Ontario raised its minimum wage from $11.60 per hour to $14 and will raise it by another dollar per hour a year from now. That’s a big jump all at once and has jump-started the ages-old debate about how much workers should be paid, how much businesses can afford to pay them, and whether Ontario’s policy will help vulnerable workers make ends meet. The owners of two Tim Horton’s coffee shops, coincidentally the offspring of Tim Horton and Ron Joyce who started Tim Horton’s, became the face of the debate in that province.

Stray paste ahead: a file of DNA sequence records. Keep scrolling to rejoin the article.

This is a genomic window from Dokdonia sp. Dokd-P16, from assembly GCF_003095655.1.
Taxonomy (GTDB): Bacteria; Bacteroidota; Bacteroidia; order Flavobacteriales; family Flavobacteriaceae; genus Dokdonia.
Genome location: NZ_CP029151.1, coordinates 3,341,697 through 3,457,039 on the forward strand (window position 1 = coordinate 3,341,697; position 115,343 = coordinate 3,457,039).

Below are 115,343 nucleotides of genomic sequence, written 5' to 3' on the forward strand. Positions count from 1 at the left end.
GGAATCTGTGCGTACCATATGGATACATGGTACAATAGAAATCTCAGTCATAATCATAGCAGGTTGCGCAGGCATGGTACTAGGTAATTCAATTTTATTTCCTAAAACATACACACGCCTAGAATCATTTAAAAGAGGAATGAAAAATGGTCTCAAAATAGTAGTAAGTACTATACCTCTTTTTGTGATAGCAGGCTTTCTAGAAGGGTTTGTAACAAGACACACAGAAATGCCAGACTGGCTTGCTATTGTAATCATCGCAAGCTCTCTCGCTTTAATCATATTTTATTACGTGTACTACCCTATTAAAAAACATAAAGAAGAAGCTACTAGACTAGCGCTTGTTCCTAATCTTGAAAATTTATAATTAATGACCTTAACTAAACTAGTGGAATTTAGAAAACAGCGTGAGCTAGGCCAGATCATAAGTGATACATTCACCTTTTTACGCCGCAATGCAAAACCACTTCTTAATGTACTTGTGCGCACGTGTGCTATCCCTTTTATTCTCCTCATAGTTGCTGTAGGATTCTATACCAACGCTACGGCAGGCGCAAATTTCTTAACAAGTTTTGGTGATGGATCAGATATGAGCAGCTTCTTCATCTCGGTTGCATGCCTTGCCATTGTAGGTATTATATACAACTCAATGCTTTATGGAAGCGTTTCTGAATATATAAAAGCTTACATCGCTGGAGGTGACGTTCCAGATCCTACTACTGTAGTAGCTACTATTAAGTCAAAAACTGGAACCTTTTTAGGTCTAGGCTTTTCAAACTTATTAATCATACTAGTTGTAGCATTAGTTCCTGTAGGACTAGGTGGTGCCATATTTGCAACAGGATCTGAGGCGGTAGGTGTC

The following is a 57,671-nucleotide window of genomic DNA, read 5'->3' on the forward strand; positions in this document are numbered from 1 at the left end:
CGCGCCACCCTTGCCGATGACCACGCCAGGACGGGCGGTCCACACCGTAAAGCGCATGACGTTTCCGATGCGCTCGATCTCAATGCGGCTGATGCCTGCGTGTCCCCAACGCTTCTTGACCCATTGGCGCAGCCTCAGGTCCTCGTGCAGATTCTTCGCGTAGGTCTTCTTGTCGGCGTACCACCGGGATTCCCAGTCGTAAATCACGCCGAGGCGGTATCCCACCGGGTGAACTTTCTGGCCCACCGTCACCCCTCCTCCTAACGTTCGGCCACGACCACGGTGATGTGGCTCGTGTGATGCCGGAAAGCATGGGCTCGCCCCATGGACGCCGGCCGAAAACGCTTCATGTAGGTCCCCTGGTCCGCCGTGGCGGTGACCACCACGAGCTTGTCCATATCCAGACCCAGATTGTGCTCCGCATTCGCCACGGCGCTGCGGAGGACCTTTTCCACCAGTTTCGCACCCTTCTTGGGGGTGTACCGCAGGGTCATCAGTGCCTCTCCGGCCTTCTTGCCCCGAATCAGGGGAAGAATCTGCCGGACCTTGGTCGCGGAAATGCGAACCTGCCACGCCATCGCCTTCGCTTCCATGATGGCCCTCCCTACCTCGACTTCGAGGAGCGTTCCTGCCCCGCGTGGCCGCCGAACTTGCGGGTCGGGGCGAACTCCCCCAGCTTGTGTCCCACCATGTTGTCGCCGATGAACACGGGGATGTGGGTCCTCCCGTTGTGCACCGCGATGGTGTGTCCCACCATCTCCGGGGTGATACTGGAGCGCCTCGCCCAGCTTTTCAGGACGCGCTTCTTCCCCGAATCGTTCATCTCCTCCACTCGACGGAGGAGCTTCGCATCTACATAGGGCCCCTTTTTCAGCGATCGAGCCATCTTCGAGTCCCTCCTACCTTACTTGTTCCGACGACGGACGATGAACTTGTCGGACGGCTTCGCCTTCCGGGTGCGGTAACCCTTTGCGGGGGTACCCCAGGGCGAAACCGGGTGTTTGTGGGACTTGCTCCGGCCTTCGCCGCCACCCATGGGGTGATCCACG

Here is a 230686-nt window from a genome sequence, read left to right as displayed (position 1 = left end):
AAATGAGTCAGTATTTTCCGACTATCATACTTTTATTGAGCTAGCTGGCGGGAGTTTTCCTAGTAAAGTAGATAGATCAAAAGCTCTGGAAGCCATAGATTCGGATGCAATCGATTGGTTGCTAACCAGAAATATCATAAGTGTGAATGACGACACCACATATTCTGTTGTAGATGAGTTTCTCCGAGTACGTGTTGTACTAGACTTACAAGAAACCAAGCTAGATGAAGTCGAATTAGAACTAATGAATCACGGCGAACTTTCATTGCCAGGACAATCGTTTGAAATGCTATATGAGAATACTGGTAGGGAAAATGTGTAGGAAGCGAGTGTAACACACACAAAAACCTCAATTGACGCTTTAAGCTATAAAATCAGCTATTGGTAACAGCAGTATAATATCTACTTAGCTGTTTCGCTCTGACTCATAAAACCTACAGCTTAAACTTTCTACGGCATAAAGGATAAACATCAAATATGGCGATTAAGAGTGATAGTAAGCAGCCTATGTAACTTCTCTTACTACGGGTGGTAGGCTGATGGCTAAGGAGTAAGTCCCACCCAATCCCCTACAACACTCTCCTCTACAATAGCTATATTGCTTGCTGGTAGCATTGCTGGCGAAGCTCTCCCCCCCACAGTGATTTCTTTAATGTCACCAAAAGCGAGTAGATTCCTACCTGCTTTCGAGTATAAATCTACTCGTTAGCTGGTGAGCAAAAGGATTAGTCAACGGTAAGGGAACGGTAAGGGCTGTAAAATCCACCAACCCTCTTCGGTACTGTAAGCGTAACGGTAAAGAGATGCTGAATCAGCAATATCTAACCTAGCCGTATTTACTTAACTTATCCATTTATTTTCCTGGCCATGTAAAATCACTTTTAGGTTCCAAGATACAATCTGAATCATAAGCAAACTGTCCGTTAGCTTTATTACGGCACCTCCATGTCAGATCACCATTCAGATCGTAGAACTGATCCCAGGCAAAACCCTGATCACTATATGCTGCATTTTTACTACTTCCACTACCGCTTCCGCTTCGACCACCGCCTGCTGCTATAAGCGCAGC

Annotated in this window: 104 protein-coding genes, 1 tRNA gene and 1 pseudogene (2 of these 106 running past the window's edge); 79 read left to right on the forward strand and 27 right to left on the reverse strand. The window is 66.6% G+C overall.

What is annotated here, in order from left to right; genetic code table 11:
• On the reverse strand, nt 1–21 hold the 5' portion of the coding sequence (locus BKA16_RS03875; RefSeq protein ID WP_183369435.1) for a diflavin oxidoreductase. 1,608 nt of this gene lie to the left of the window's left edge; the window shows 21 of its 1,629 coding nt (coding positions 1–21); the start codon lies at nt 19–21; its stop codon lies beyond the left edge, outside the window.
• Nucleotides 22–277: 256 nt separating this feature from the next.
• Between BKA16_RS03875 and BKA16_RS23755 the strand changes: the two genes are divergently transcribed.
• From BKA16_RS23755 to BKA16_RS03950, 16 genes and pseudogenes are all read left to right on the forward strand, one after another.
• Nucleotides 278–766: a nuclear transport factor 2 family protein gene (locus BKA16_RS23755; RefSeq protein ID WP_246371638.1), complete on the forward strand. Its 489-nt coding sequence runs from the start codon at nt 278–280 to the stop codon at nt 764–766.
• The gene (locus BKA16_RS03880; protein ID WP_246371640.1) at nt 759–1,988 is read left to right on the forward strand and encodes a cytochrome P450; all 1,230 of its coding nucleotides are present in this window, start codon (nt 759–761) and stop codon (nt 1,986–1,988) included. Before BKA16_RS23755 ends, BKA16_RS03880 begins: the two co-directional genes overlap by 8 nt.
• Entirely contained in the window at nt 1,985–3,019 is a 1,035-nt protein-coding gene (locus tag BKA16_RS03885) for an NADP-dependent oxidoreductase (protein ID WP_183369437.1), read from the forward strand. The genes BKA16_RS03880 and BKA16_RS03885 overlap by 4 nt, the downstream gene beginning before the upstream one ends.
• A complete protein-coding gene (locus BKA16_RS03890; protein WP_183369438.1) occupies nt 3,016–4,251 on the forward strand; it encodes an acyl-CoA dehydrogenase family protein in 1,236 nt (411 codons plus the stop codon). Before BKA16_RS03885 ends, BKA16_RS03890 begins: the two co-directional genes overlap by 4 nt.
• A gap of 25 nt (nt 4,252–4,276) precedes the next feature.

They who apparently sent their employees a letter informing them the increased costs would be passed on to them in the form of eliminating paid breaks and having to now pay half the costs of their medical and health benefits. I read a couple of interesting articles on this, one about how the minimum wage debate is first and foremost about human beings, what we owe one another, what we expect from one another, what we value about one another and how much we value it, and what we are OK taking from and doing to one another. These moral/ethical questions don’t seem to be part of the hard-nosed debate about how to make the free market work. The question of whether a guaranteed minimum income instead of a minimum wage might be a better way to redistribute wealth is a good one but is there the political will to ever make that happen?